I took the free TacomaLink street car to near Tacoma Book Center and then dashed to the Tacoma Dome Station. I just missed my bus to Gig Harbor so had to wait half an hour for the next one a bit ironic it being an express bus) so I headed to Greyhound to use the vending machine, only it was locked.
A couple of transit police approached me because I was taking pics of the area while I waited for the next bus. They told me they weren't (formally) asking me not to take pics but would prefer if I didn't. I'd have been fine with that but before that they got info from my passport, looked at my recent photos, got my address and phone number, and took a pic of me. Apparently I'm now considered by them to be a potential terrorist whose target of choice is the Tacoma Dome bus station. Sigh, stupid 9-11 turn USA into stupid police state. Glad I have a year to decide if I want to visit Tacoma next year. I realize the need for security, but people need to realize that tourists are going to frequent major travel hubs, and if Tacoma doesn't want my tourist dollars there's lots of places in the area that will happily take them instead.
[NOW: I still visit Tacoma but the visits tend to be shorter now.]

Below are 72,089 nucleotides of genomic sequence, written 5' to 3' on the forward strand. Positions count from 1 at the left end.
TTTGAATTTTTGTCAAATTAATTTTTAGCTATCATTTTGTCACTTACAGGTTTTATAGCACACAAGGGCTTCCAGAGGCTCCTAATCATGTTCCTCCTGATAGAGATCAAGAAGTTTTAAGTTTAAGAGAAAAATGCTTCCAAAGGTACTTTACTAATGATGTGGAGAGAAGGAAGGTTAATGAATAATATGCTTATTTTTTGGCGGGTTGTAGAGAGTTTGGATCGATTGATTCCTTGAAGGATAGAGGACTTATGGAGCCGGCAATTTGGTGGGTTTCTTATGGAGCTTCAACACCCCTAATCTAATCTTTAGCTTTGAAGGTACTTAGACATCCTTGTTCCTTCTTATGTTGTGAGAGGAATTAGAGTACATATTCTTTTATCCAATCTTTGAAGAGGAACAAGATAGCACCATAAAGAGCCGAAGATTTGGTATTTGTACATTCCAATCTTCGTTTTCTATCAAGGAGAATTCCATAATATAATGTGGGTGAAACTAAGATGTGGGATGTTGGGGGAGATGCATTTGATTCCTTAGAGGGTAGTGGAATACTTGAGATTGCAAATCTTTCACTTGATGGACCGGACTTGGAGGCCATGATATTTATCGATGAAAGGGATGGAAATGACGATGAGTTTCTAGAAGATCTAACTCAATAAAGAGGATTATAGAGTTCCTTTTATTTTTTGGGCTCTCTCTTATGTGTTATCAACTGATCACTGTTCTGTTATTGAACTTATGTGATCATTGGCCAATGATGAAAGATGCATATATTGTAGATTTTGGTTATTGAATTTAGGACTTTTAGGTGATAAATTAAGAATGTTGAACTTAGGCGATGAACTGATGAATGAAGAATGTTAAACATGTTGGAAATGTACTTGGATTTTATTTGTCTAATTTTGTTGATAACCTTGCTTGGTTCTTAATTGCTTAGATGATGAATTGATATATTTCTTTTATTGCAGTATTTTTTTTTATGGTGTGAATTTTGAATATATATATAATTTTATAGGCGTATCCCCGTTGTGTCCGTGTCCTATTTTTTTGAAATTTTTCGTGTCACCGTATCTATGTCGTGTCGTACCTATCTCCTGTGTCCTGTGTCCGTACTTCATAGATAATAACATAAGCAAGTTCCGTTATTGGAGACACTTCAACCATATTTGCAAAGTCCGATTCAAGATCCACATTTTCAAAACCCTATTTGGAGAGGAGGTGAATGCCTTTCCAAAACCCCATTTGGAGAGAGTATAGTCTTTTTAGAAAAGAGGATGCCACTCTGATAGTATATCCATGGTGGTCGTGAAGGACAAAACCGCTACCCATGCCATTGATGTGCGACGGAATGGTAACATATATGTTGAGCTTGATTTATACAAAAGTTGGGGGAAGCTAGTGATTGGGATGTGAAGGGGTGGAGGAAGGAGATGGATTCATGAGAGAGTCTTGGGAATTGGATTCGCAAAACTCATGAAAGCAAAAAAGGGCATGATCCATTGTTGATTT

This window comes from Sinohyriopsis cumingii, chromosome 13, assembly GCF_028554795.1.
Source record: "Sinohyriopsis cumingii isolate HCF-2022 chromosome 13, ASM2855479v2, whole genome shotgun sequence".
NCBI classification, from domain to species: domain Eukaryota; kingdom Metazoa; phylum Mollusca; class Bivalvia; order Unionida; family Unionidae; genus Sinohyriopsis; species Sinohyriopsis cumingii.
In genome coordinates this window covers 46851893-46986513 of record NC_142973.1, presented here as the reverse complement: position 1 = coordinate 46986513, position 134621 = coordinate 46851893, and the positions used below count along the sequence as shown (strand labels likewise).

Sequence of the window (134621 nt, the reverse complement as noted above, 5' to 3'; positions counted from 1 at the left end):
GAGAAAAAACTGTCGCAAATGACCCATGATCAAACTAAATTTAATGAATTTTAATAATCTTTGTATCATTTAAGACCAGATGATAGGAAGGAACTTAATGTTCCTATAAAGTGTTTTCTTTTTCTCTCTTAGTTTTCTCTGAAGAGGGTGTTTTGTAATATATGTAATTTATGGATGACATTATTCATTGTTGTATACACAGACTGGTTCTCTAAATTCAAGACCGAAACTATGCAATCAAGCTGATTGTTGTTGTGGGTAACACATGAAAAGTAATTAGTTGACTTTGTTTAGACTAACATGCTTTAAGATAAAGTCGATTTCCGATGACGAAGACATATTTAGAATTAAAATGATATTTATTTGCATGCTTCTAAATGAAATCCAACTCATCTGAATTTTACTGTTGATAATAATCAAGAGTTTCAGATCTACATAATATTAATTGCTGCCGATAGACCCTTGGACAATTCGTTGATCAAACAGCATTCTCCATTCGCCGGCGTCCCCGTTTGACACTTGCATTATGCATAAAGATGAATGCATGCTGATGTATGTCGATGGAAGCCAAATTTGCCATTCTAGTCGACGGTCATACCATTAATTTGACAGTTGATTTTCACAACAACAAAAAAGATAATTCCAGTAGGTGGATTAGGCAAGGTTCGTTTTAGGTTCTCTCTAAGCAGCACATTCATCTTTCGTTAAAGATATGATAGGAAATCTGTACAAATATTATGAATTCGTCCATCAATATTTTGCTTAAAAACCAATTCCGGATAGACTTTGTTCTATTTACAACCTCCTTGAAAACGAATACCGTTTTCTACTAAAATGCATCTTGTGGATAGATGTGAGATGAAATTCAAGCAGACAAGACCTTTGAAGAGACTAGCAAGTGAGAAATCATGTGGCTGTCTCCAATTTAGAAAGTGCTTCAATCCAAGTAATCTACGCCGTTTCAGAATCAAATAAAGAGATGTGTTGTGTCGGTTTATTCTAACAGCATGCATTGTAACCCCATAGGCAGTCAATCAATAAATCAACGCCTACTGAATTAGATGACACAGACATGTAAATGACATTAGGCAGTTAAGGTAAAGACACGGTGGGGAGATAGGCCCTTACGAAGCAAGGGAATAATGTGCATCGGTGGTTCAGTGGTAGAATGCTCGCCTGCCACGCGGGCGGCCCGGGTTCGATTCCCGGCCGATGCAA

Anyway, I took a bus to Gig Harbor, which requires a bit of walking to my first stop. I took a deliberate detour because the two places I wanted to visit were both landlocked, and I took an indirect route I could get some decent sea books. Dightman's proved to be a bible store. I then visited Borders and arrived at the bus stop just before the bus.
[NOW: Thus bus was 102 Pierce Transit. Borders is now defunct.]
There I fell victim to an unobservant bus driver. My first try tapped my ORCA card to the fare screen didn't take but the next did. I started to reach my seat but the driver hadn't noticed so I had to demonstrate again. By then most of the window seats were taken except for a courtesy seat, but then soon after a wheelchair got on so I missed out on some great shots on the way back to Tacoma because my that point I was understandably shy about shooting over people.
[NOW: This bus was probably the 100 Pierce Transit.]
This bus wasn't express so I had to switch busses at Tacoma Community College. A woman got on the bus having a loud argument on her cell. The driver made her talk softer and after she got off complained that she does this all the time.
[NOW: The second bus was also Pierce Transit.]
Back at Commerce Transit Center a very comfortable looking, very highway bus-like bus back to Seattle arrived. There were very few stops on the way to Seattle so despite the bus being empty I gambled on the courtesy seats again. My gamble paid off and I got some great front row seats. I got off downtown and walked to Seattle Center, grabbed some pizza at a pizza place in Center House (they were a bit frazzled due to a complicated order) then arrived at the International Fountain, where the usual dog was playing. That dog may be the one living thing who loves the fountain more than I do. I got some great shots of sunset making the water of the fountain seem yellow, then returned to my hostel.
[NOW: the bus to Seattle was one of the 590s Sound Transit. Center House is now Seattle Center Armory.]